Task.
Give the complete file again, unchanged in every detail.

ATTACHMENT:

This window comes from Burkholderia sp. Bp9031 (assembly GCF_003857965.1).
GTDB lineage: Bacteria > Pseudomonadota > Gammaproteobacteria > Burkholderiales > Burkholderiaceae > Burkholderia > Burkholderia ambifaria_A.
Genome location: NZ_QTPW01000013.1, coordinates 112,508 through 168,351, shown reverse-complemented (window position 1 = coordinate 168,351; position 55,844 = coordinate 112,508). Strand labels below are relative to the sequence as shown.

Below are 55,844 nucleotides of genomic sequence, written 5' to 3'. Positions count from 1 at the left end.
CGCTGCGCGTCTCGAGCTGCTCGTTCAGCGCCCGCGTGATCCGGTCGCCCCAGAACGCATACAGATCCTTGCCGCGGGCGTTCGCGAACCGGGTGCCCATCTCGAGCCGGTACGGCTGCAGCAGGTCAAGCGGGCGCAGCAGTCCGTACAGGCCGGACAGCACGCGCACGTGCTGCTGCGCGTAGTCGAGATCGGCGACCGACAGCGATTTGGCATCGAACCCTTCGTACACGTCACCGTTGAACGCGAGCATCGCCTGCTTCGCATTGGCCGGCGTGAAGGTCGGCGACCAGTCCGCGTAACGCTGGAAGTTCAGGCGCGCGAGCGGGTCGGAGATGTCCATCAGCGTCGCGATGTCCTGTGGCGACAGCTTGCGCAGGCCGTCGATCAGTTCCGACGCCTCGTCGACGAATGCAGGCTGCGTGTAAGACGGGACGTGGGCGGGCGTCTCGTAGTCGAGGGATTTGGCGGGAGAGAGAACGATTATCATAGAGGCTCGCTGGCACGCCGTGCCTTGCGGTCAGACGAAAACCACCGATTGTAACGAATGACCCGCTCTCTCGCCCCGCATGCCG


This window comes from Burkholderia sp. Bp9031 (assembly GCF_003857965.1).
GTDB lineage: Bacteria > Pseudomonadota > Gammaproteobacteria > Burkholderiales > Burkholderiaceae > Burkholderia > Burkholderia ambifaria_A.
Genome location: NZ_QTPW01000013.1, coordinates 112,508 through 168,351, shown reverse-complemented (window position 1 = coordinate 168,351; position 55,844 = coordinate 112,508). Strand labels below are relative to the sequence as shown.

Below are 55,844 nucleotides of genomic sequence, written 5' to 3'. Positions count from 1 at the left end.
CGCTGCGCGTCTCGAGCTGCTCGTTCAGCGCCCGCGTGATCCGGTCGCCCCAGAACGCATACAGATCCTTGCCGCGGGCGTTCGCGAACCGGGTGCCCATCTCGAGCCGGTACGGCTGCAGCAGGTCAAGCGGGCGCAGCAGTCCGTACAGGCCGGACAGCACGCGCACGTGCTGCTGCGCGTAGTCGAGATCGGCGACCGACAGCGATTTGGCATCGAACCCTTCGTACACGTCACCGTTGAACGCGAGCATCGCCTGCTTCGCATTGGCCGGCGTGAAGGTCGGCGACCAGTCCGCGTAACGCTGGAAGTTCAGGCGCGCGAGCGGGTCGGAGATGTCCATCAGCGTCGCGATGTCCTGTGGCGACAGCTTGCGCAGGCCGTCGATCAGTTCCGACGCCTCGTCGACGAATGCAGGCTGCGTGTAAGACGGGACGTGGGCGGGCGTCTCGTAGTCGAGGGATTTGGCGGGAGAGAGAACGATTATCATAGAGGCTCGCTGGCACGCCGTGCCTTGCGGTCAGACGAAAACCACCGATTGTAACGAATGACCCGCTCTCTCGCCCCGCATGCCG